Phoebe Prince Case Ends With Light Sentences For Teen Bullies

Illustration for article titled Phoebe Prince Case Ends With Light Sentences For Teen Bullies

Today three former students charged with crimes related to 15-year-old Phoebe Prince's suicide last year were put on probation, and a statutory rape charge against another was dropped. The criminal case against those accused of bullying Prince to the point that she took her own life is for the most part over, but now some are complaining that the sentences are too lenient.

In hearings today Sharon Chanon Velazquez, Flannery Mullins and Ashley Longe, who attended South Hadley High School in Massachusetts with Prince, "admitted to sufficient facts" on misdemeanor charges of harassment and violating civil rights, The New York Times reports. Yesterday Kayla Narey took a similar plea deal, and Sean Mulveyhill pleaded guilty to misdemeanor criminal harassment. All were sentenced to probation and community service, and some will have their records cleared if they complete probation.

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Austin Renaud had been charged with statutory rape for having sex with Prince when she was 15 and he was 18, but he wasn't accused of bullying her. District Attorney David Sullivan said today that the charge was being dismissed "upon the request of the O'Brien-Prince family and in the interests of justice."

Prince's mother, Anne O'Brien, made several heartbreaking statements during the hearing. According to Slate, O'Brien put much of the blame on Mulveyhill, who dated Prince while he had another girlfriend, then encouraged his female friends to harass her after ending their relationship. O'Brien said she was lied to about Mulveyhill's relationship with her daughter, and "If I'd known, I would have viewed his relationship with my daughter as predatory and I would have forbade her to see him." She also read one of Prince's final text messages to a friend, which read, "I think Sean condoning this is one of the final nails in my coffin. I can't take much more. It would be easier if he or any one of them, handed me a noose."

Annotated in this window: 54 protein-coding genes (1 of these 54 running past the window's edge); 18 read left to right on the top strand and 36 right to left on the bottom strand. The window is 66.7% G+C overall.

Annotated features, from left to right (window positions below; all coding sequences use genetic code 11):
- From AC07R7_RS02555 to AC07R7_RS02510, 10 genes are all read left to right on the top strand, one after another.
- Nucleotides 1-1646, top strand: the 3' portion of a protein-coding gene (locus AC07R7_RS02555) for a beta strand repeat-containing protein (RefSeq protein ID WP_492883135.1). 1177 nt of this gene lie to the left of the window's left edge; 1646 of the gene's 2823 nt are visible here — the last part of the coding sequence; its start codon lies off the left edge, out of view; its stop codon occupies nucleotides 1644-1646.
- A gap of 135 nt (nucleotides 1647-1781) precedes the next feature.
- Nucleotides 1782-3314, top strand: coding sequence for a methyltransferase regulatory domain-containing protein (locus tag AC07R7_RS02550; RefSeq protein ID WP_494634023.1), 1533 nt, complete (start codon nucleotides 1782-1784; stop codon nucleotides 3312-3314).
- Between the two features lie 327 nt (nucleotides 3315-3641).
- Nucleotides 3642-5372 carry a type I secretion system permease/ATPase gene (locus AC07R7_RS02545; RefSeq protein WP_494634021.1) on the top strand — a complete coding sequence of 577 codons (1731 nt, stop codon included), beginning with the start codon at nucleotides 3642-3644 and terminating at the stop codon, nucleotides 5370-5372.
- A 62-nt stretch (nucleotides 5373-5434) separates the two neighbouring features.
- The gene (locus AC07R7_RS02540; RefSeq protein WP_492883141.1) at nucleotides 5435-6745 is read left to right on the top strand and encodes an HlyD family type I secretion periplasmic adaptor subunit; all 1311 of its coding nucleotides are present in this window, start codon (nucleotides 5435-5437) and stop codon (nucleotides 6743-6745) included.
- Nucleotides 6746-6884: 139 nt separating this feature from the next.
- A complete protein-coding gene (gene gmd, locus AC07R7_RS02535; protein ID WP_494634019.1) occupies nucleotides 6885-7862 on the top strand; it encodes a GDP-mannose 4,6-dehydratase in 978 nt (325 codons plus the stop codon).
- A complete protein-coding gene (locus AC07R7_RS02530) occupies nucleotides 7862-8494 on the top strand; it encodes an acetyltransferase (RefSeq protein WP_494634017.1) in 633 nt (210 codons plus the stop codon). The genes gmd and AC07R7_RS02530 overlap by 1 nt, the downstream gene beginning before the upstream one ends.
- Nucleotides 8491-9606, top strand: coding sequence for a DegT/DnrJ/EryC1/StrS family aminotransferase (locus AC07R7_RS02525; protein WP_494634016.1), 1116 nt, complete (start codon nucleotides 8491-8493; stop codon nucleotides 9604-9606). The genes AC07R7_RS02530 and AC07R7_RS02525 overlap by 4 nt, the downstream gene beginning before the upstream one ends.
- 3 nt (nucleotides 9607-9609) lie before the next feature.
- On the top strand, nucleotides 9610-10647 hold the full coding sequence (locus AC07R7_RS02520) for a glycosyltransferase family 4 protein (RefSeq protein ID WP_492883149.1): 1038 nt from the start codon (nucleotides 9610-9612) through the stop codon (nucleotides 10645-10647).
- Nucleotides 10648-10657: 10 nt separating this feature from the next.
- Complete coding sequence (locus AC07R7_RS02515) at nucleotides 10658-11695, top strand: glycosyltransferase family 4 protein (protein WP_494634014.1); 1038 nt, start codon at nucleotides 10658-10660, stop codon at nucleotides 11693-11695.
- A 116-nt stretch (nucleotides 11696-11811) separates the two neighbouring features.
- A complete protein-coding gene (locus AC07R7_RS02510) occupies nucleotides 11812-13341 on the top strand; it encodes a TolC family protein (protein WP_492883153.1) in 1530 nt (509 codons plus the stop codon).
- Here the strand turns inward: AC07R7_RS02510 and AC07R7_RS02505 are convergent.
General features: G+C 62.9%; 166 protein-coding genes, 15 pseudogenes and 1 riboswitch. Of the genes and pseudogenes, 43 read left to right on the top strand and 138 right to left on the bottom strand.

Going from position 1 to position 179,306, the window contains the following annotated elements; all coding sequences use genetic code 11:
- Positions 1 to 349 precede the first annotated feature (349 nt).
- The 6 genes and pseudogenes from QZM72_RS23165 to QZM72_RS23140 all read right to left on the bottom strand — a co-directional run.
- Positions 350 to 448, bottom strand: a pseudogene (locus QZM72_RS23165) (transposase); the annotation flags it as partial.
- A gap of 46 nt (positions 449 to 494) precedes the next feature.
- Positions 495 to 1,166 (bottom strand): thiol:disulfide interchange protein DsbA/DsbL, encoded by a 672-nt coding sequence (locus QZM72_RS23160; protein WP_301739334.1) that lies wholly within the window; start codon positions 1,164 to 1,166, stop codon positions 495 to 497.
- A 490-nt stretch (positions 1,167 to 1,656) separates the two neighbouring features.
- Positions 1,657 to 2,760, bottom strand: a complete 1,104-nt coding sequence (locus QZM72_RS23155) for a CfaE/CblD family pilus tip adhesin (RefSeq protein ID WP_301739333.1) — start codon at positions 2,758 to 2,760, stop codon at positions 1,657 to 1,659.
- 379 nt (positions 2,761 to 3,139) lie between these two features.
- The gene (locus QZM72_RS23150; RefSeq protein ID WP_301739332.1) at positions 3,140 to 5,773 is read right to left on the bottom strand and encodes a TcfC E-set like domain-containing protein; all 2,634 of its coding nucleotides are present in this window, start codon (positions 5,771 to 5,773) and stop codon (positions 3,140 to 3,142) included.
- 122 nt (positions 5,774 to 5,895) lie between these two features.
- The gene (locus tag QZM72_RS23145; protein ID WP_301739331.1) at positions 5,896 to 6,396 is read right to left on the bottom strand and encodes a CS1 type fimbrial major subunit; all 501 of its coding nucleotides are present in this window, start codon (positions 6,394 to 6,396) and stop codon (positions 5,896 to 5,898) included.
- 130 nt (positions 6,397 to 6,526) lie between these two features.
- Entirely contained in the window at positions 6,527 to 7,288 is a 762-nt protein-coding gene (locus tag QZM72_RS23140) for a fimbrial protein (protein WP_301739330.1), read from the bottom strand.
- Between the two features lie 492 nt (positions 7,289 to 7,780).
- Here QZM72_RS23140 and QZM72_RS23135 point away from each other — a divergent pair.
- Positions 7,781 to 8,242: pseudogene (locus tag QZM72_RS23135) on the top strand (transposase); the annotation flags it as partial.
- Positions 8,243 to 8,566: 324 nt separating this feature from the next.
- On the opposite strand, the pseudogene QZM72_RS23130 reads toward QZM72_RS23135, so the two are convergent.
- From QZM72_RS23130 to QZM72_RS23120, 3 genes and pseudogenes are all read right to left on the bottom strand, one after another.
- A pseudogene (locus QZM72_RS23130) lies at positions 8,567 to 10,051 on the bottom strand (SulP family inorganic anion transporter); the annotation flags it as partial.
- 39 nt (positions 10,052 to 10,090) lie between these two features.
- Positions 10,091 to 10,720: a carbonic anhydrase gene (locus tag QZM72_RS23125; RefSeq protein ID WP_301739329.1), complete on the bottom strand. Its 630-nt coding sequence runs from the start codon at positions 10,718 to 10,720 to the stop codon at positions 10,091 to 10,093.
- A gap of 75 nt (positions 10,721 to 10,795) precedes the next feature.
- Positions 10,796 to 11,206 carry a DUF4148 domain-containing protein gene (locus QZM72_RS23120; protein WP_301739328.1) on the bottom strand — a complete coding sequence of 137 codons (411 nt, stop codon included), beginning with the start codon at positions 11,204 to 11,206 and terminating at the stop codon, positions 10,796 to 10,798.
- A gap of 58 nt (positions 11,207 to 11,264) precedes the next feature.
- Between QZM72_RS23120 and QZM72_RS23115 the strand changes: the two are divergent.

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Yet, when the judge asked O'Brien if she supported the recommendation of the prosecution and the defense to give Mulveyhill and another defendant probation, she said yes. A prosecutor later explained that she was satisfied with the students acknowledging that the way they treated Prince was wrong.

From the time the charges were filed there's been disagreement over whether they were appropriate for a case of high school bullying. The Boston Globe reports that Sullivan defended the light sentences today, saying that Prince's family was "never looking for these teenagers to go to jail." He added, "They have paid the price in the media and public arena ... They will have this on their backs for their rest of their lives. Worse, they will have it on their conscience."

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3 Ex-Students Get Probation In Bullying Linked To A Suicide [NYT]
"An Acknowledgement of Wrongdoing" [Slate]
DA Defends Light Sentences In Phoebe Prince Case [The Boston Globe]

Earlier: First Teen Gets Probation In Phoebe Prince Case

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DISCUSSION

stoprobbers
stoprobbers

Another commenter on Jezebel recommended a series of pieces on the Prince suicide published on Slate (by Emily O'Brien) and I have to say they were INCREDIBLY interesting and eye-opening about this case. Like oh so many others, I too was picked on to varying degrees by many people in high school for not being part of that elusive and small "popular" clique, and the reporting O'Brien did (which is very, very thorough) reveals Prince was subject to much the same that I was. Which is to say: We have seen other cases of students in high schools (or younger) being bullied above and beyond the normal highschool hivemind and driven to suicide through a relentless effort to shatter their self-worth in person and online. Prince was not subjected to this. She had a history of depression and mental illness, of cutting, was further emotionally crippled by the divorce of her parents and moving to America (separating her from her father, who still lived in Ireland). She was a vulnerable young woman, but to place the blame for her death squarely on these kids' shoulders doesn't seem fair or right to me. They certainly did not HELP the situation, but I couldn't find anything in the articles that showed a level of "bullying" that was in any way exceptional for the average non-popular high school student. Hell, I even put "bullying" in quotes because I'm not sure that's what these kids were actually doing.

That no one was able to prevent her suicide is certainly sad and tragic, but I don't think any one person, or group of people, triggered it either. She had friends, she had confidants, she had boyfriends, she had a normal high school life; she just also had some very serious problems that she could not overcome too. It's a shame the problems overwhelmed her; she seemed like a very promising young woman.

O'Brien also has some eye-opening info about the D.A. who prosecuted these kids in a way that many in their community find deeply suspect. She's a bend-the-law kind of D.A. it seems. I really highly recommend the Slate stories — exhaustively researched, well-written, very, very informative.